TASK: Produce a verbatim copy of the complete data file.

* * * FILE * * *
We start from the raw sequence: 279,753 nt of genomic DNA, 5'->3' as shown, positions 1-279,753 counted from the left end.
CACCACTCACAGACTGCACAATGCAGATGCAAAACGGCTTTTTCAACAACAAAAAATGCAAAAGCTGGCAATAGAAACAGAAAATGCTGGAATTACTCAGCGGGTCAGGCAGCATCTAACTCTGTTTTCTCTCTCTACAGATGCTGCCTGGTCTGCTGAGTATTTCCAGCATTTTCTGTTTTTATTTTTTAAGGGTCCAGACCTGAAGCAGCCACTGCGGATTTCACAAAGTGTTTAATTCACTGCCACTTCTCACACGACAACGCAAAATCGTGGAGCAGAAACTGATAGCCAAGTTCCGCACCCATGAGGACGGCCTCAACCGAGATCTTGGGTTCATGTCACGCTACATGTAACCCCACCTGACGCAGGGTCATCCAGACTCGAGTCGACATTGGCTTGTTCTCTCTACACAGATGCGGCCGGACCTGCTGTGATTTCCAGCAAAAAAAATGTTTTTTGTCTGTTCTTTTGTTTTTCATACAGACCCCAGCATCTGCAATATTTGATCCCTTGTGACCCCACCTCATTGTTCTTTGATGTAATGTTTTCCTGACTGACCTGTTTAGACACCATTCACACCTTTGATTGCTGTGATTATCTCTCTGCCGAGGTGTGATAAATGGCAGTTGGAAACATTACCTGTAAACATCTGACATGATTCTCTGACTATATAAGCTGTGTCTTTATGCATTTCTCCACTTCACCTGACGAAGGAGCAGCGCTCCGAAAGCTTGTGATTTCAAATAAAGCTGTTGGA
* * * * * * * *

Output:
We start from the raw sequence: 279,753 nt of genomic DNA, 5'->3' as shown, positions 1-279,753 counted from the left end.
CACCACTCACAGACTGCACAATGCAGATGCAAAACGGCTTTTTCAACAACAAAAAATGCAAAAGCTGGCAATAGAAACAGAAAATGCTGGAATTACTCAGCGGGTCAGGCAGCATCTAACTCTGTTTTCTCTCTCTACAGATGCTGCCTGGTCTGCTGAGTATTTCCAGCATTTTCTGTTTTTATTTTTTAAGGGTCCAGACCTGAAGCAGCCACTGCGGATTTCACAAAGTGTTTAATTCACTGCCACTTCTCACACGACAACGCAAAATCGTGGAGCAGAAACTGATAGCCAAGTTCCGCACCCATGAGGACGGCCTCAACCGAGATCTTGGGTTCATGTCACGCTACATGTAACCCCACCTGACGCAGGGTCATCCAGACTCGAGTCGACATTGGCTTGTTCTCTCTACACAGATGCGGCCGGACCTGCTGTGATTTCCAGCAAAAAAAATGTTTTTTGTCTGTTCTTTTGTTTTTCATACAGACCCCAGCATCTGCAATATTTGATCCCTTGTGACCCCACCTCATTGTTCTTTGATGTAATGTTTTCCTGACTGACCTGTTTAGACACCATTCACACCTTTGATTGCTGTGATTATCTCTCTGCCGAGGTGTGATAAATGGCAGTTGGAAACATTACCTGTAAACATCTGACATGATTCTCTGACTATATAAGCTGTGTCTTTATGCATTTCTCCACTTCACCTGACGAAGGAGCAGCGCTCCGAAAGCTTGTGATTTCAAATAAAGCTGTTGGA